State of the Union Speech Dominated by Women

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The House Democratic Women’s Working Group invited women of both political parties to wear white to honor the legacy of women’s suffrage in the United States. (photo by Jeff Malet)

The atmosphere at the Capitol on Tuesday night, Feb. 5, was excited and tense. It was also evident that at President Donald Trump’s second State of the Union speech women would be prominent — especially two: House Speaker Nancy Pelosi and first-term member of Congress Alexandria Ocasio-Cortez (D-New York), aka AOC.

There was a visible sign of this dominance. More than half of the historic 100 women elected to Congress in 2018 wore white. They sat in a block of white in the seats designated for Congress at a State of the Union — the ones behind the wide tables. Usually, the seats in front of the tables are designated for senators, the Cabinet, the Joints Chiefs of Staff and justices of the Supreme Court (this time, there were four, including one of the three women justices, Elena Kagan). The senior members of the House typically sit in the remaining rows and the freshmen stand behind. But this year, most of the seats in that section on the Democratic side were occupied by the women in white, with AOC front-row center.

AOC was also sighted in Statuary Hall before the speech, where the television media were assembling. She had taken a detour from the House to introduce her guest, Ana Mara Archila — who gained fame by confronting Sen. Jeff Flake (R-Arizona) in a Senate elevator during the Kavanaugh hearings — to CNN anchor Dana Bash.

Everyone expected hostility, maybe even a walk-out of women, during Trump’s speech. Instead, at one point, when the president acknowledged their historic numbers in Congress, the entire block of white-clothed Democratic women leaped up from their seats and started dancing, high-fiving and cheering. TV viewers’ eyes were fixed on the reactions from Speaker Pelosi as she listened and read the president’s speech on a printout, which she held prominently in front of her.

From the press gallery over the lectern, congressional journalists concentrated on the reaction to the president’s words by the incredible gathering of all tbe U.S. government leaders seated in front of them.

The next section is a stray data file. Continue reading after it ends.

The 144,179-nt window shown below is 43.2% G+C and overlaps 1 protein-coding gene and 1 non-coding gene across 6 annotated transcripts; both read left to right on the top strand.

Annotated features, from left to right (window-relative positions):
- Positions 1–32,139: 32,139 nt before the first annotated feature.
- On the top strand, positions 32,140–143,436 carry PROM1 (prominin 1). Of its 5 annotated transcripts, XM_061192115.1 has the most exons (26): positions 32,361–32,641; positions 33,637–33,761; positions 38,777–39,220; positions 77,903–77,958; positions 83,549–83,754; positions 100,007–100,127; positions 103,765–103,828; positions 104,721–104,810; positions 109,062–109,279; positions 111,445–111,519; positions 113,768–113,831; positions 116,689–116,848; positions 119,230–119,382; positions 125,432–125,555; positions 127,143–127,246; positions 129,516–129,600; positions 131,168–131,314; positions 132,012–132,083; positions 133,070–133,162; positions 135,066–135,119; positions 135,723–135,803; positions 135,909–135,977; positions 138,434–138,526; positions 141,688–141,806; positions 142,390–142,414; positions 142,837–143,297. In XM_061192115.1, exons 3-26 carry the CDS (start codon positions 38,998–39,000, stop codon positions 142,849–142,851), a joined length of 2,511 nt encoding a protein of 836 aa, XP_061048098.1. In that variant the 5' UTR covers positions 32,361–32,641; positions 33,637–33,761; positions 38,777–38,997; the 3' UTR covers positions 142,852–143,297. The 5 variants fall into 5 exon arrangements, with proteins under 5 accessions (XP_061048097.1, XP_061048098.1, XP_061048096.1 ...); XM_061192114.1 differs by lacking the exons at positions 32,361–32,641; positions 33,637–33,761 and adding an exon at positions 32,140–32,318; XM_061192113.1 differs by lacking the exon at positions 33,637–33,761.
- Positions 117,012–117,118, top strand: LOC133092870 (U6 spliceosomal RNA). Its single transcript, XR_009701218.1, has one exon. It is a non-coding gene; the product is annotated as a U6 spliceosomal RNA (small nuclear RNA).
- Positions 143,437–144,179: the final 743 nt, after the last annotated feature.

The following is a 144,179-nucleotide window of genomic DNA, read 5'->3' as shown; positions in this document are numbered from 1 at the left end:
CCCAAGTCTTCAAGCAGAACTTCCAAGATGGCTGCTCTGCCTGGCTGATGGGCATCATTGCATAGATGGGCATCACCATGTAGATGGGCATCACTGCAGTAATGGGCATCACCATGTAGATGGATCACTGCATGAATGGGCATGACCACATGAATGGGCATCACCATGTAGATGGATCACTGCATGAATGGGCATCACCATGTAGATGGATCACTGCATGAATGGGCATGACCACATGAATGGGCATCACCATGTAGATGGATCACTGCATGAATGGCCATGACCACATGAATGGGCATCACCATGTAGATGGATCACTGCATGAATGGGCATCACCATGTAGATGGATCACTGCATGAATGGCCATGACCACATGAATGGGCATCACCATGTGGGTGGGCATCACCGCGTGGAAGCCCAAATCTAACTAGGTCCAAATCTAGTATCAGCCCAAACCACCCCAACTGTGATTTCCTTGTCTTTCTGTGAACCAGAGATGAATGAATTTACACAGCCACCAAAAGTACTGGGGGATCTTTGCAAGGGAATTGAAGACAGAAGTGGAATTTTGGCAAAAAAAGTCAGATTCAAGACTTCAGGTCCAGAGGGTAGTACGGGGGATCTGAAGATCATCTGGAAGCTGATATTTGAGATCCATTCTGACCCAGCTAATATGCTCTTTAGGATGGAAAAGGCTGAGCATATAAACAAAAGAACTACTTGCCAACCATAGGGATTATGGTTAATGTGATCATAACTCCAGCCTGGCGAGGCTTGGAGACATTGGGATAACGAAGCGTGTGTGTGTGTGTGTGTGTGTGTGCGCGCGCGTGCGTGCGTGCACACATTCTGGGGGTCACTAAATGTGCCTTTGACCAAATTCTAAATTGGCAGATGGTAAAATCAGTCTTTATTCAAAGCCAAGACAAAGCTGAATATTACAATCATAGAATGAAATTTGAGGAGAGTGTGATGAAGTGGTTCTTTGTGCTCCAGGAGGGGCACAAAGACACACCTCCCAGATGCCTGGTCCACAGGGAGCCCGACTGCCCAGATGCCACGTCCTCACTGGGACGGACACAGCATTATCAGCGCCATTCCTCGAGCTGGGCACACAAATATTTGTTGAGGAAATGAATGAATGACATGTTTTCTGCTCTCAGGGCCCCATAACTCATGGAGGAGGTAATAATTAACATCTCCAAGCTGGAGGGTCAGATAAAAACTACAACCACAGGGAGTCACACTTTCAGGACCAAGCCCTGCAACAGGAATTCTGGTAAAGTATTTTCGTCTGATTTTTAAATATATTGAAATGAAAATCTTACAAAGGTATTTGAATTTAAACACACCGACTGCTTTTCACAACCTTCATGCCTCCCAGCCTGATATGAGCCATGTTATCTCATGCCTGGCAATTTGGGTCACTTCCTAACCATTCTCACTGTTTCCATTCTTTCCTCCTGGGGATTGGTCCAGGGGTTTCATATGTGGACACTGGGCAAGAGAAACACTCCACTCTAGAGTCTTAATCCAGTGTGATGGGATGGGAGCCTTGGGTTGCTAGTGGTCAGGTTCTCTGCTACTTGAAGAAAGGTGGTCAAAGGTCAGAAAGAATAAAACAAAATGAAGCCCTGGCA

The president was interrupted over 100 times by applause, mostly from the Republican section. But many times, both Republicans and Democrats on the House floor stood and applauded at a presidential statement. They even sang “Happy Birthday” to an introduced guest.

At other times, the entire Democratic delegation of senators and representatives groaned.

The loudest groans from Democrats came when the president, in talking about North Korea, said: “If I had not been elected president of the United States, we would right now, in my opinion, be in a major war with North Korea, with potentially millions of people killed.”

Dems sat silently on their hands as Republicans stood and cheered when Trump said he “would ask Congress to pass legislation to prohibit late-term abortions” and “I will work to stop illegal immigration.”

Surprisingly, many Democrats stood and applauded — as Republicans cheered — when Trump said: “We are alarmed by new calls to adopt socialism in our country … America will never be a socialist country.” Sen. Bernie Sanders (I-Vermont) and Ocasio-Cortez, the oldest and youngest Democratic stars known for pushing Democratic socialism, sat with sour looks, their faces down, focused on their iPhones.

The president mentioned neither the opioid crisis nor gun violence, two of Democrats’ prime issues, in the speech of some 86 minutes.

“His narrative is so obscene, we can’t take him seriously,” said Rep. Jan Schakowsky (D-Illinois) in an interview in Statuary Hall, recalling the president’s comments about the fatal gathering of white nationalists in Charlotttesville, Virginia, when he said that “some of them are good people.” “What does he mean ‘politics of revenge?’ He shouldn’t be the president of the United States,” she said angrily.

“He paves a very scary and unfair picture of our border,” said four-term Rep. Joaquin Castro (D-Texas), whose twin brother Julio is running for president. “Trump said El Paso is safe now after the wall was built, but it was safe before.”

The president seemed to conflate the term “walls” and “barriers” when talking about border security. “It’s not just a simple concrete wall,” he said. He did not mention DREAMers or DACA beneficiaries.

The speech, delivered by the president in a moderate, even quiet, voice, obviously was staged to have something for everyone. But it is doubtful that any minds — especially of Trump’s hard-core critics in the Democratic party — were changed, despite the chanting and dancing and groaning.

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